# Théorème de Pasch

Pasch's theorem Not to be confused with Pasch's axiom regarding a line through a triangle.

En géométrie, Théorème de Pasch, stated in 1882 by the German mathematician Moritz Pasch,[1] is a result in plane geometry which cannot be derived from Euclid's postulates.

Contenu 1 Déclaration 2 Voir également 3 Remarques 4 Références 5 External links Statement The statement is as follows: Pasch's theorem — Given points a, b, c, and d on a line, if it is known that the points are ordered as (un, b, c) et (b, c, ré), then it is also true that (un, b, ré).[2] [Ici, par exemple, (un, b, c) means that point b lies between points a and c.] See also Ordered geometry Pasch's axiom Notes ^ Pasch 1912 ^ Coxter (1969, p. 179) states the result in 12.274 but does not refer to it specifically as Pasch's theorem. Références Coxeter, H.S.M. (1969), Introduction to geometry (2sd éd.), John Wiley and Sons, ISBN 978-0-471-18283-2, Zbl 0181.48101 Pasch, Moritz (1912) [first edition 1882], Vorlesungen uber neuere Geometrie (en allemand) (2sd éd.), Leipzig: B.G. Teubner External links Weisstein, Eric W. "Pasch's Theorem". MathWorld. This elementary geometry-related article is a stub. Vous pouvez aider Wikipédia en l'agrandissant.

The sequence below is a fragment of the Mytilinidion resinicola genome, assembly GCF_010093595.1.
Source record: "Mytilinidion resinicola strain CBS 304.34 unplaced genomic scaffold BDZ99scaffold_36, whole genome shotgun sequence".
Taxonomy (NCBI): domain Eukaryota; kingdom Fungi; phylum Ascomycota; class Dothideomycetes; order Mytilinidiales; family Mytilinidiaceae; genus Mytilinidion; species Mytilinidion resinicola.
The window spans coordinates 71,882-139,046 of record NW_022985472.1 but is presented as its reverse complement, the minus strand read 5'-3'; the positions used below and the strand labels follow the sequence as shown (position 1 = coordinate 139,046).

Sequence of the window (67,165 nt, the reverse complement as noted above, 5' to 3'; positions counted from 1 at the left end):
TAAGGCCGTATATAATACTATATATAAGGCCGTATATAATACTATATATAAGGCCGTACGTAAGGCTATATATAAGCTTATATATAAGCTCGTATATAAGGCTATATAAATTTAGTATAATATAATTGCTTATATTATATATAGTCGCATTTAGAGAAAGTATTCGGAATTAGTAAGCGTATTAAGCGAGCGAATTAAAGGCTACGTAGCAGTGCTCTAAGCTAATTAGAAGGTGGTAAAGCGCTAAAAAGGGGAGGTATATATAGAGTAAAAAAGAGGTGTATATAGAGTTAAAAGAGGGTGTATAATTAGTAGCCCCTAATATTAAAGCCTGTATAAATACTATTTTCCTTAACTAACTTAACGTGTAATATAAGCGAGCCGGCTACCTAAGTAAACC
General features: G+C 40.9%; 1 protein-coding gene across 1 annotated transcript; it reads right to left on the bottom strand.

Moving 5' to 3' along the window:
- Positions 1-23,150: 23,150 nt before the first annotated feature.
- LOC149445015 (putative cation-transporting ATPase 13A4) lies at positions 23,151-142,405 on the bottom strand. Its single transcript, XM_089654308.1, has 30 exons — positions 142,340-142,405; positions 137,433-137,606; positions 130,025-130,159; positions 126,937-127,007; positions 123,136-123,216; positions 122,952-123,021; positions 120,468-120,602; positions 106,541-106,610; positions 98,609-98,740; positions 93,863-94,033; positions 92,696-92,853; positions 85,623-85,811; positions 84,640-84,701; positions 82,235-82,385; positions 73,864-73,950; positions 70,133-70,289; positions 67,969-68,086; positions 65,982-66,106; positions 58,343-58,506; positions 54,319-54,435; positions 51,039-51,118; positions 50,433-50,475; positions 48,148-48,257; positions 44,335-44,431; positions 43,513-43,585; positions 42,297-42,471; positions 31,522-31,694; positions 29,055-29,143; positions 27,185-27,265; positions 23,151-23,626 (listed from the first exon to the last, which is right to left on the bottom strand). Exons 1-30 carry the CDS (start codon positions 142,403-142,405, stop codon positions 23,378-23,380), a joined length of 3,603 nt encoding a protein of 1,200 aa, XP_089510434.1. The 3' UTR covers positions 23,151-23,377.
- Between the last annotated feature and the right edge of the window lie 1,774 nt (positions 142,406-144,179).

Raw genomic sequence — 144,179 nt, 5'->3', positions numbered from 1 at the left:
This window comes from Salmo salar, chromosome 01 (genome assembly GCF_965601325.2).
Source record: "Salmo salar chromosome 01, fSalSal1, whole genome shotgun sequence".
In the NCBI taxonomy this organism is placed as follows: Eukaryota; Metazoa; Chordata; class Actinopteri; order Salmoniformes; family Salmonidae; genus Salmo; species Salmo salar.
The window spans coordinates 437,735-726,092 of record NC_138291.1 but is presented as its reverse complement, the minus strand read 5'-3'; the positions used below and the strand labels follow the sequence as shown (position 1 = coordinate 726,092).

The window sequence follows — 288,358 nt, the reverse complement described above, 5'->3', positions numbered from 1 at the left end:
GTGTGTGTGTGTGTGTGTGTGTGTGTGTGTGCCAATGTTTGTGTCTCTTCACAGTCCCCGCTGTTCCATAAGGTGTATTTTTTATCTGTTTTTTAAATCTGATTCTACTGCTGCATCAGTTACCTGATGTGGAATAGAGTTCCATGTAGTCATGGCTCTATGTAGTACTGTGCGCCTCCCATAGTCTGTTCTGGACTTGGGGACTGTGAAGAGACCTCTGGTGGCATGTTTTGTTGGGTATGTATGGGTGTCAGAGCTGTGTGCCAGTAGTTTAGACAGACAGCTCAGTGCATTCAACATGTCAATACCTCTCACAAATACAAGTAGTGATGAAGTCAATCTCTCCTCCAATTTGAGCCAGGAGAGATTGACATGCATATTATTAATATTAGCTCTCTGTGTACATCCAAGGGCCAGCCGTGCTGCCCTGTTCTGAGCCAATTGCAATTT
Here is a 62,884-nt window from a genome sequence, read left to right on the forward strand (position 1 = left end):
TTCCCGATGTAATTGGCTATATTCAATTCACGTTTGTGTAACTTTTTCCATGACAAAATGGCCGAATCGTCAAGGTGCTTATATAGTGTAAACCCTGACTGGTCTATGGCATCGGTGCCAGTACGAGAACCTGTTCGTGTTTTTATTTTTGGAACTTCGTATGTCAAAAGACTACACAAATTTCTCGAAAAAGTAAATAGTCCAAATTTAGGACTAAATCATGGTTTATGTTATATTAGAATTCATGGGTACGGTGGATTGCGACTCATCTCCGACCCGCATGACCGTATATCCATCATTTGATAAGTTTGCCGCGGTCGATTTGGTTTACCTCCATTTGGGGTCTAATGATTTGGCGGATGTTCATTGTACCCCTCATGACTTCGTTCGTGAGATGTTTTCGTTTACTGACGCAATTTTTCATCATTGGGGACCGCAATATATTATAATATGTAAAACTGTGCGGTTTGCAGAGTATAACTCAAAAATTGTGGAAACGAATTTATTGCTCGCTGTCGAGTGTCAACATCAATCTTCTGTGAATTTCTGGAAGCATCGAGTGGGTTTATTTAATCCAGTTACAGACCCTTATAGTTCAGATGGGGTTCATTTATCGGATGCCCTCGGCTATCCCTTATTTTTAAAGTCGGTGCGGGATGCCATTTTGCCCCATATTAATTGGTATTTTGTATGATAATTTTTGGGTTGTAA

Catégories: Euclidean plane geometryFoundations of geometryOrder theoryTheorems in plane geometryElementary geometry stubs

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